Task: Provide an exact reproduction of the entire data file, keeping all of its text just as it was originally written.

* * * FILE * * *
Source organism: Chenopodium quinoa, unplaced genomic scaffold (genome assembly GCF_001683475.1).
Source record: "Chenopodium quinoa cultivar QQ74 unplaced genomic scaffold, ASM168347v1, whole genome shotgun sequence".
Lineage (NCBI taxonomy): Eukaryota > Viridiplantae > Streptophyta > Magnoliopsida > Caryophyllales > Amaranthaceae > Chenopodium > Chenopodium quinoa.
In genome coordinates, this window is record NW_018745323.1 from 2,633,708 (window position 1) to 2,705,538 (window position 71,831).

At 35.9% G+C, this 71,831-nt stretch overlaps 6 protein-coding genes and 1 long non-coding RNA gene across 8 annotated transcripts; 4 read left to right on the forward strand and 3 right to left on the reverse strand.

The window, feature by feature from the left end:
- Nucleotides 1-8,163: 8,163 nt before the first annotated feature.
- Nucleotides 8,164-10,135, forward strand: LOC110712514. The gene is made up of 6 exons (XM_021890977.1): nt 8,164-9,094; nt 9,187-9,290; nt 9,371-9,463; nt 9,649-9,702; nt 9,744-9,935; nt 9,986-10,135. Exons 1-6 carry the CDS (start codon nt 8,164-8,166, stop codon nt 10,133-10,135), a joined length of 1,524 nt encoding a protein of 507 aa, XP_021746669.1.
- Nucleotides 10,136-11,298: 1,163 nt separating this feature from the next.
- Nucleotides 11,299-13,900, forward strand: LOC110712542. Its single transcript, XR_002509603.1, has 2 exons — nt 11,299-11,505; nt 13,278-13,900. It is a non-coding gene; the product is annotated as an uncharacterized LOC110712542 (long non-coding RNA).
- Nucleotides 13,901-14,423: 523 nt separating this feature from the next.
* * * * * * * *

Source organism: Chenopodium quinoa, unplaced genomic scaffold (genome assembly GCF_001683475.1).
Source record: "Chenopodium quinoa cultivar QQ74 unplaced genomic scaffold, ASM168347v1, whole genome shotgun sequence".
Lineage (NCBI taxonomy): Eukaryota > Viridiplantae > Streptophyta > Magnoliopsida > Caryophyllales > Amaranthaceae > Chenopodium > Chenopodium quinoa.
In genome coordinates, this window is record NW_018745323.1 from 2,633,708 (window position 1) to 2,705,538 (window position 71,831).

At 35.9% G+C, this 71,831-nt stretch overlaps 6 protein-coding genes and 1 long non-coding RNA gene across 8 annotated transcripts; 4 read left to right on the forward strand and 3 right to left on the reverse strand.

The window, feature by feature from the left end:
- Nucleotides 1-8,163: 8,163 nt before the first annotated feature.
- Nucleotides 8,164-10,135, forward strand: LOC110712514. The gene is made up of 6 exons (XM_021890977.1): nt 8,164-9,094; nt 9,187-9,290; nt 9,371-9,463; nt 9,649-9,702; nt 9,744-9,935; nt 9,986-10,135. Exons 1-6 carry the CDS (start codon nt 8,164-8,166, stop codon nt 10,133-10,135), a joined length of 1,524 nt encoding a protein of 507 aa, XP_021746669.1.
- Nucleotides 10,136-11,298: 1,163 nt separating this feature from the next.
- Nucleotides 11,299-13,900, forward strand: LOC110712542. Its single transcript, XR_002509603.1, has 2 exons — nt 11,299-11,505; nt 13,278-13,900. It is a non-coding gene; the product is annotated as an uncharacterized LOC110712542 (long non-coding RNA).
- Nucleotides 13,901-14,423: 523 nt separating this feature from the next.